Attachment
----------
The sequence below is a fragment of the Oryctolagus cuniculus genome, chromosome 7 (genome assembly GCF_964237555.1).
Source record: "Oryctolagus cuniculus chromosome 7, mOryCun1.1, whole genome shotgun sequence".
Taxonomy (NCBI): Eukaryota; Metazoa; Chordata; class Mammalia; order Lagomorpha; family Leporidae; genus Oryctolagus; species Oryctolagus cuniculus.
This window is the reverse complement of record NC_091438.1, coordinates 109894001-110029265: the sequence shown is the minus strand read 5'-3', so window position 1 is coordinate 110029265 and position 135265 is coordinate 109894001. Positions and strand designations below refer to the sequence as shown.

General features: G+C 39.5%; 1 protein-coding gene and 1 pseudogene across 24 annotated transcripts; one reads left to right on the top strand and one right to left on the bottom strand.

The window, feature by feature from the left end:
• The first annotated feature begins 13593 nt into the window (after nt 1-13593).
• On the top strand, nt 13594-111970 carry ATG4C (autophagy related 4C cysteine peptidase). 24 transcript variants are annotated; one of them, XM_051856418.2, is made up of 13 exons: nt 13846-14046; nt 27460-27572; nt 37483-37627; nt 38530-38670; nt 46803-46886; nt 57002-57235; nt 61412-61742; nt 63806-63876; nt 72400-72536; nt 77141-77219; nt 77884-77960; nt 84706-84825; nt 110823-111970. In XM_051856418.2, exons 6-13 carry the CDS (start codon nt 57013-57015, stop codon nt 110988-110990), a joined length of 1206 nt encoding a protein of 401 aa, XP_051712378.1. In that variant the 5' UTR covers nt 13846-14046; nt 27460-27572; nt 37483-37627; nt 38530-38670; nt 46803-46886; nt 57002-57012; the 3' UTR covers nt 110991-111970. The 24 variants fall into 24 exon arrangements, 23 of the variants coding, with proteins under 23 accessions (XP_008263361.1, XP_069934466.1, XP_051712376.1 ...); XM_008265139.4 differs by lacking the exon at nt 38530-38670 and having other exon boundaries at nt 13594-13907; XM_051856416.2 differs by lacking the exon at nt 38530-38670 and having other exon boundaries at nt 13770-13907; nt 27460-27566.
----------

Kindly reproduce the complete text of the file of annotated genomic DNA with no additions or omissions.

The sequence below is a fragment of the Oryctolagus cuniculus genome, chromosome 7 (genome assembly GCF_964237555.1).
Source record: "Oryctolagus cuniculus chromosome 7, mOryCun1.1, whole genome shotgun sequence".
Taxonomy (NCBI): Eukaryota; Metazoa; Chordata; class Mammalia; order Lagomorpha; family Leporidae; genus Oryctolagus; species Oryctolagus cuniculus.
This window is the reverse complement of record NC_091438.1, coordinates 109894001-110029265: the sequence shown is the minus strand read 5'-3', so window position 1 is coordinate 110029265 and position 135265 is coordinate 109894001. Positions and strand designations below refer to the sequence as shown.

General features: G+C 39.5%; 1 protein-coding gene and 1 pseudogene across 24 annotated transcripts; one reads left to right on the top strand and one right to left on the bottom strand.

The window, feature by feature from the left end:
• The first annotated feature begins 13593 nt into the window (after nt 1-13593).
• On the top strand, nt 13594-111970 carry ATG4C (autophagy related 4C cysteine peptidase). 24 transcript variants are annotated; one of them, XM_051856418.2, is made up of 13 exons: nt 13846-14046; nt 27460-27572; nt 37483-37627; nt 38530-38670; nt 46803-46886; nt 57002-57235; nt 61412-61742; nt 63806-63876; nt 72400-72536; nt 77141-77219; nt 77884-77960; nt 84706-84825; nt 110823-111970. In XM_051856418.2, exons 6-13 carry the CDS (start codon nt 57013-57015, stop codon nt 110988-110990), a joined length of 1206 nt encoding a protein of 401 aa, XP_051712378.1. In that variant the 5' UTR covers nt 13846-14046; nt 27460-27572; nt 37483-37627; nt 38530-38670; nt 46803-46886; nt 57002-57012; the 3' UTR covers nt 110991-111970. The 24 variants fall into 24 exon arrangements, 23 of the variants coding, with proteins under 23 accessions (XP_008263361.1, XP_069934466.1, XP_051712376.1 ...); XM_008265139.4 differs by lacking the exon at nt 38530-38670 and having other exon boundaries at nt 13594-13907; XM_051856416.2 differs by lacking the exon at nt 38530-38670 and having other exon boundaries at nt 13770-13907; nt 27460-27566.